At initial meetings, prospects will only have a few moments to size you up. After looking at
how you’re dressed and how you carry yourself, the next bit of data they’ll use to make
judgments about you is what you say. Prospects use your interactions as a barometer of what
they can expect from you. Consequently, your language choices take on a significance that
transcends the moment. Even interactions that occur much later will be filtered through that
A translator must sort through numerous subtleties when choosing possible interpretations.
Likewise, your goal when communicating with prospects should be to make sure your
professionalism, expertise and credibility are translated into language the prospect can easily
understand and that you avoid miscommunication. Here are seven principles that will keep you
from getting lost in translation.
Keep jargon to a minimum. Jargon can build either bridges or walls. It builds bridges when
used as an economical way of communicating with those inside your profession. It’s often your
default language for describing your products and services. It builds walls when used with
prospects from outside your own profession who may be unfamiliar with terms you use on a
daily basis. Keep explanations simple and make certain prospects understand any industry
standard acronyms or abbreviations. Consider writing a glossary of key terms or a quick guide
to jargon in your industry and making it available to prospects.
Speak the language of service instead of the language of obligation. Have you ever
heard that someone providing service to you is busy? How did it make you feel? Remember
that one definition of busy is “full of activity.” Telling someone you’re busy could be
interpreted as “You’re adding to my burden.” Also, when you’re giving reasons why something
isn’t proceeding as planned, be sure to offer explanations instead of excuses.
Don’t let teaching get confused with patronizing. Avoid using phrases such as “what you
don’t know is,” or “you don’t understand.” It’s the same as saying “I’m smarter than you.”
Show less certainty when you’re about to educate prospects. Give them the benefit of the
doubt by using phrases like “We’ve found that people usually ask about this aspect of the policy,
but please stop me if you’re already learned about it.” Avoid telling people you’re providing an
“idiot’s guide” or a “dummy’s guide.”
Focus on what you achieve rather than what you do. Instead of describing the activity
you’re engaged in, describe the results you get for clients. People care very little about what you do, but they care passionately what you can do for them. Which of these two statements would appeal more to you? “I’m a realtor.” “I help people find their dream home quickly and at
a price that means a good investment.” You should be able to describe in a single sentence, the
results you get for your target market.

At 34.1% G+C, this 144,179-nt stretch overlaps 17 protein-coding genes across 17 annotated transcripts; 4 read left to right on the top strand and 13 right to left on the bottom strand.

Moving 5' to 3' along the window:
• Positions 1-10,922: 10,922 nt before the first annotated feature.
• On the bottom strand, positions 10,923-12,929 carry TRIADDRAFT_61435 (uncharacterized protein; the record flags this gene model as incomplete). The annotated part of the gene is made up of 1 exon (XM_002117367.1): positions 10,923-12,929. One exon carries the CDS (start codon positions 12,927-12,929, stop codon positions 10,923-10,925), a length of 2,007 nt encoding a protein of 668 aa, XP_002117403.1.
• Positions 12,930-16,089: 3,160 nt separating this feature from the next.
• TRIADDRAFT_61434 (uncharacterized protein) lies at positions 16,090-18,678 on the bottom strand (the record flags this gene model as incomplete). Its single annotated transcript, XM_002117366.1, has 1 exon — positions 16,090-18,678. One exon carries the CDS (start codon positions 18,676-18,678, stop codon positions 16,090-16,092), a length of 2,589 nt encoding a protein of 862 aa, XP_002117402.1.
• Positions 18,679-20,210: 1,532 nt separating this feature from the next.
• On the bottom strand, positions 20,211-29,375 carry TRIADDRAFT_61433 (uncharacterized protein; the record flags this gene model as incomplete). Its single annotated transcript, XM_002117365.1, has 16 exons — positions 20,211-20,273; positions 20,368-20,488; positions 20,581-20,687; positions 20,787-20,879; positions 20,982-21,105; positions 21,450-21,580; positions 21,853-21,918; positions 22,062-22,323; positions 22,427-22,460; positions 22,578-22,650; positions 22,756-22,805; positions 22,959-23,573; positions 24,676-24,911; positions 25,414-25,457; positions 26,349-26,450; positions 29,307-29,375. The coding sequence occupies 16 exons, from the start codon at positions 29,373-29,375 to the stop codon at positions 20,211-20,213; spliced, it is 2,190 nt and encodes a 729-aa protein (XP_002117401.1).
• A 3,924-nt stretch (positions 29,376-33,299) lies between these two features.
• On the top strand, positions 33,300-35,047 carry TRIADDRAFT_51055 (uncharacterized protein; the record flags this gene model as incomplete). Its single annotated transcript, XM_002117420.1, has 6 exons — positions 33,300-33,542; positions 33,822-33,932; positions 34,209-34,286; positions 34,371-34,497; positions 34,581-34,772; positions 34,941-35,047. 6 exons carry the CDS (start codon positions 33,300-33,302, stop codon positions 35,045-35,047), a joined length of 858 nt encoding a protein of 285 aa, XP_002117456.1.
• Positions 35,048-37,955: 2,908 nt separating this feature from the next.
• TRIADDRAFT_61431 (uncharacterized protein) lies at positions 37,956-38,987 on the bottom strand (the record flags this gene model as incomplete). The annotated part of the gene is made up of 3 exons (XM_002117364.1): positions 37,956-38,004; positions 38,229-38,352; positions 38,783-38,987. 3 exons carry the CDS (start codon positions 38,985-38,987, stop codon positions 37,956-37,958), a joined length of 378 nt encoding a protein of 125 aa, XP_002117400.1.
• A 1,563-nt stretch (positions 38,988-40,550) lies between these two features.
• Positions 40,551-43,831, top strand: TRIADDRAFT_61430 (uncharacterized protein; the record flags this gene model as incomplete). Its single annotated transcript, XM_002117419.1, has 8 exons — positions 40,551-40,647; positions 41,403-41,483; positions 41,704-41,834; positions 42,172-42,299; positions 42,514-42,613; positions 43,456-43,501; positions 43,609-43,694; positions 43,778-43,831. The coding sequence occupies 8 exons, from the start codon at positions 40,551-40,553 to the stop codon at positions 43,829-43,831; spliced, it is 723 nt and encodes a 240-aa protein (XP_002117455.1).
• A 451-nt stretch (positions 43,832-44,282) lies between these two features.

Avoid clichés like the plague. A salesman was once observed asking a business owner for
the name of the person responsible for benefits in the company. When the owner replied that
he was a sole proprietor, the agent responded that he was happy to talk to the “chief cook and
bottle washer.” Although commonly used as a cliché for sole proprietorships, the business
owner was offended because he felt the hard work he’d put into building his business was being
denigrated. Avoid cliché’s for two reasons: First, they may have unintended negative
consequences. Second, if you have fresh ideas, don’t diminish them by stuffing them in worn
Stand out instead of blending in. Have you ever questioned a policy or procedure only to
be told “Everybody does it that way”? It’s the same as saying “We’re as bad as everyone else.”
Rather than an explanation, such a phrase usually only reinforces the inflexibility of the system.
If everybody does it that way because it’s an industry standard, explain the benefits of the
standard. If everybody does it that way simply because they can get away with it, find a new
product or service to sell.
Recognize the difference between what you say and what people hear. There’s often
a tremendous disconnect between what you say and what people hear. This is a direct result
of being message-centered instead of prospect centered. Here are some examples. Said:
Someone in our office should have informed you about that. Heard: Someone in our office
isn’t doing his job. Said: I hoped to have more brochures for our meeting, but didn’t have
time to collect them. Heard: I’m not prepared. Said: I had a difficult time finding your house.
Heard: You gave very poor directions.
To avoid being lost in translation, shift your perspective toward your prospects. Think about
their needs, their level of familiarity with your product, their financial literacy and their unique
situations. Focus less on what you say and more and what they’re likely to hear. A willingness
to put yourself in their shoes will often put their account in your book of business.